baroquecello

Members
  • Content Count

    815
  • Joined

  • Last visited

  • Days Won

    1

Everything posted by baroquecello

  1. Cannot help. But that seems to be an alternative Wood type for a cello back; is it?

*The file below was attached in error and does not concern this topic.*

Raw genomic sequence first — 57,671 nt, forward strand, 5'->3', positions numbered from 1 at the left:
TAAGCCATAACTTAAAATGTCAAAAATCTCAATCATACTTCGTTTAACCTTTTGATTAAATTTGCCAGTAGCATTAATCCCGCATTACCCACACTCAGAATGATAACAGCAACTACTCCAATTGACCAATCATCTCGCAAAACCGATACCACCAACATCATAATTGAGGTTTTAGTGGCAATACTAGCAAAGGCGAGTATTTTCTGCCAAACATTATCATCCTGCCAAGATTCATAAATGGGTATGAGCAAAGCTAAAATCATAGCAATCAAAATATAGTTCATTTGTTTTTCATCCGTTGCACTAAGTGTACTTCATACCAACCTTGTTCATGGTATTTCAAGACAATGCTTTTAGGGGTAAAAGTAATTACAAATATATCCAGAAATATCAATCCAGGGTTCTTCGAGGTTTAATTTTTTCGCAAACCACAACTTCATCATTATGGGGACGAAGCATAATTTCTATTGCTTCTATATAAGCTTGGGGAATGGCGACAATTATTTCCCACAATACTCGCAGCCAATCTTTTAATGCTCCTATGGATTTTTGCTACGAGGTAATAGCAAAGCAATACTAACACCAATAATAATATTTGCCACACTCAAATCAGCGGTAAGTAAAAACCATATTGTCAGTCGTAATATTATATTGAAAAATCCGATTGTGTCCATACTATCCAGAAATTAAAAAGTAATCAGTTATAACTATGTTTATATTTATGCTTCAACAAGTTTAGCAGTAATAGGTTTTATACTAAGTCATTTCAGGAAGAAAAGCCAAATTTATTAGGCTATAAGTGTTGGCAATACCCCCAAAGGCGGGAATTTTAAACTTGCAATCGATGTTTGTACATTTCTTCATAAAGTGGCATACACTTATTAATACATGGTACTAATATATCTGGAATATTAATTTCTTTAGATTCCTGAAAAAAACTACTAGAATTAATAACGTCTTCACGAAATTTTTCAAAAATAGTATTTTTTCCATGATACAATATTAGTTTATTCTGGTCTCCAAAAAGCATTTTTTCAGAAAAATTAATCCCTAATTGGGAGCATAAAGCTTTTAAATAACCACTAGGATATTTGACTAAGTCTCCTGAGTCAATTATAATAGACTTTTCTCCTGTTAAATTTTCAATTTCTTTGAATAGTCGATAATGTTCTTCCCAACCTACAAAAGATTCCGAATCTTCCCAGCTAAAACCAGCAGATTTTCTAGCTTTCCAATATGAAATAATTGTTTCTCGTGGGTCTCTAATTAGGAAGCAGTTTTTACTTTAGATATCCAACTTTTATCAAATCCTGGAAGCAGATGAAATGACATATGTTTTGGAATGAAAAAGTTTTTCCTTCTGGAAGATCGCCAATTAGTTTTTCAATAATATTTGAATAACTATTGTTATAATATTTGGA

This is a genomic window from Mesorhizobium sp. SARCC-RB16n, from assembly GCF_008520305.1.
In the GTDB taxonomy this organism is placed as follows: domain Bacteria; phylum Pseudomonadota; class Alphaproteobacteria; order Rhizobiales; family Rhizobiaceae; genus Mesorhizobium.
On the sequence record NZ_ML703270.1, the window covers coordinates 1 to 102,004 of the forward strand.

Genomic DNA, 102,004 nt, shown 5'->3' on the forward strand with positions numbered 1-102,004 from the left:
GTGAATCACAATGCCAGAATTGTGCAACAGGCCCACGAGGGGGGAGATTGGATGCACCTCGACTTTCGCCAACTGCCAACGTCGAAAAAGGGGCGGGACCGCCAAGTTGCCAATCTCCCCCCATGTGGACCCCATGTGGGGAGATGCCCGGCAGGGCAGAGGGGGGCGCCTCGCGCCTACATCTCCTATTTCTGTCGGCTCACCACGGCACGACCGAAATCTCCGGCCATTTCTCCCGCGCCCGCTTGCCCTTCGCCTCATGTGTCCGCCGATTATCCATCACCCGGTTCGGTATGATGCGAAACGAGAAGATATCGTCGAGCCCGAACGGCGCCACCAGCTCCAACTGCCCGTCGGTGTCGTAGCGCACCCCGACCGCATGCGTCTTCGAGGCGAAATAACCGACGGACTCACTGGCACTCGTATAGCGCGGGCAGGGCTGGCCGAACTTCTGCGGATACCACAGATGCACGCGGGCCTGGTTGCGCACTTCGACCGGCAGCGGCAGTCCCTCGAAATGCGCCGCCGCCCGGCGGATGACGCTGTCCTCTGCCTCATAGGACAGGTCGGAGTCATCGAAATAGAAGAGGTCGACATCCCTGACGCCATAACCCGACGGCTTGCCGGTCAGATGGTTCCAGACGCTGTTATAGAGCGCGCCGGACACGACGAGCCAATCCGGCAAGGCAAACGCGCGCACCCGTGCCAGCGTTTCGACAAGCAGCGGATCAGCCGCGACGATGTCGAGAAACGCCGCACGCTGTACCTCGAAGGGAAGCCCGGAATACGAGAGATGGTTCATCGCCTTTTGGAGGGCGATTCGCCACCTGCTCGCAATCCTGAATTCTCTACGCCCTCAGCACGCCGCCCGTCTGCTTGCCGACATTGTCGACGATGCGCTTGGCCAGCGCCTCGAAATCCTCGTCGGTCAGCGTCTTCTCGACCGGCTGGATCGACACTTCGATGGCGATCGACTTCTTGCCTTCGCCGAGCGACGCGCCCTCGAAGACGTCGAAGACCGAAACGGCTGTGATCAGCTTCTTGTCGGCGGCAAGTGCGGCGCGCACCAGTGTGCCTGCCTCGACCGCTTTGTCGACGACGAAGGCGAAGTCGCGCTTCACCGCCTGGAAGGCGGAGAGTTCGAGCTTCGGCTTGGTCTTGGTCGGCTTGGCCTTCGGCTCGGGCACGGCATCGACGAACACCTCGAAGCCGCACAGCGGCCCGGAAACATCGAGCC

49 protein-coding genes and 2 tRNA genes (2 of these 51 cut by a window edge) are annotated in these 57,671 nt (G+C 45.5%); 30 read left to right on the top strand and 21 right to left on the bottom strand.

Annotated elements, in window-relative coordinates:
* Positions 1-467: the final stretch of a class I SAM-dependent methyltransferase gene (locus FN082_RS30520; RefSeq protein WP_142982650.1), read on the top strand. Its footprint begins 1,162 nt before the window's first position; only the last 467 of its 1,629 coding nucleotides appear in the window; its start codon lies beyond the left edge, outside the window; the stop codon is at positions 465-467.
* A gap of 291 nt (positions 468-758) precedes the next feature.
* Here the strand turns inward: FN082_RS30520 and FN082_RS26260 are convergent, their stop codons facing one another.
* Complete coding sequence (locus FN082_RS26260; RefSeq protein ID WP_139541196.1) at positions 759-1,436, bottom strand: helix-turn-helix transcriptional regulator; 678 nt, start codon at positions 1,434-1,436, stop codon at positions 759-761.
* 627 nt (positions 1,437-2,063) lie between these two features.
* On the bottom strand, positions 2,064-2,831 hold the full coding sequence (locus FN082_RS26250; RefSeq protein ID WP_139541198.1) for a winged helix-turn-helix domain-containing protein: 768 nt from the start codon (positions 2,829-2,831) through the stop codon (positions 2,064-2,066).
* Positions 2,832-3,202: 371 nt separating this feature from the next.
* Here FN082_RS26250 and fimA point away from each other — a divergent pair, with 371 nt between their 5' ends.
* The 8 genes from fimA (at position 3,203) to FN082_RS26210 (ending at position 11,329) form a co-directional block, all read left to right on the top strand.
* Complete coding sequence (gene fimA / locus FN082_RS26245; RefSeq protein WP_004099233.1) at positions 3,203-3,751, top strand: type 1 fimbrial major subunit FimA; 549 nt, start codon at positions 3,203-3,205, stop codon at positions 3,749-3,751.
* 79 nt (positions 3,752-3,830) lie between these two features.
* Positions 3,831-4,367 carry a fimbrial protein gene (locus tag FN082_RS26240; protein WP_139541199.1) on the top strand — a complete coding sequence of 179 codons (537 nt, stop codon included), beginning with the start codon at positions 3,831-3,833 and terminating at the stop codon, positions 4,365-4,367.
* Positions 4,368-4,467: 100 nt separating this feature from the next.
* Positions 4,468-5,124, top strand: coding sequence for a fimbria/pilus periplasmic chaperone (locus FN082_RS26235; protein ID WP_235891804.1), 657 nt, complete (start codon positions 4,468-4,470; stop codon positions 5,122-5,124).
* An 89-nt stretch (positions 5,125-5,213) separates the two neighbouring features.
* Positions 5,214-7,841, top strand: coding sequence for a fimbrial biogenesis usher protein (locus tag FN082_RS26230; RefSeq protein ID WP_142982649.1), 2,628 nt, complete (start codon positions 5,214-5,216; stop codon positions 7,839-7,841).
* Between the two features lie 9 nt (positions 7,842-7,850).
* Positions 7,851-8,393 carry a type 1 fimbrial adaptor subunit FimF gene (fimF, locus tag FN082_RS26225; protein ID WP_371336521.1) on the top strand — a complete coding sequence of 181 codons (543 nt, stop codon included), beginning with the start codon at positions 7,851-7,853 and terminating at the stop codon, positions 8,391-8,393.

2. I would suspect both to be markneukirchen violins roughly from 1880-1920, but of different qualities. The ugly one is ofcourse the lower Quality grade and of very Little value, in a good state and set up probably 200~400 Euros. It may have an integral bass bar and may be very roughly finished on the inside. If that is the case, it may be an excellent violin to Experiment on, cleaning up the Rough work inside. If the inegral bass bar does ist Job and is big enough, you an leave it, otherwise you may replace it. The other one is what was sold as the maggini model, typical f holes, double purfling and extra turn of the scroll. It has a very nicely flamed back and also the other Wood Looks good, the Overall craftsmanship is much better. And apart from the not so significant crack, it Looks to be in unusually good shape, even the varnish Looks good, and the back I find very attractive. I would guess somewhere between 900 and 1200 Euros if properly Setup, Maybe a Little more if it sounds good as a bonus. The crack it has is probably a saddle crack, caused by the saddle that fits too tightly. You Need to Pop out the saddle and make a Little room on both sides, so that the spruce, which expands and contracts more than ebony does, has more space. The crack has probably been there for a Long time and stable. Once the saddle is reduced in size, if there is no other reason for Opening up the violin (knock on the lower block to see if the plates are still properly attached, the saddle crack may mean the plate has partly detached), I'd consider leaving it as it is, it will unlikely have any structural or acoustic effect. Just clean it thoroughly (use spit first, then, if necessary you an try something else, I believe Jacob Saunders proposed a leaning solution somewhere on the Forum. Make sure you do not get new dirt into the crack), and set it up. The fingerboard Needs a proper redressing and the nut too, but it Looks like there is enough Wood left for both to be preserved. The fingerboard Looks as if the violin was played a lot, which may mean that it sounds nicely. Personally, I'd only to the saddle myself and the cleaning as far as I can take it without it becoming dangerous, all just for the fun of it. For the rest that Needs to be done, I'd take it to a lutier, as it is not so expensive but it takes quite some practise to become good at redressing a fingerboard and cutting a proper Bridge and Sound post. You are not unlikely to ruin the fingerboard or cause scratches to the violin with your first attempt, which for my taste is too risky on such a well preserved example.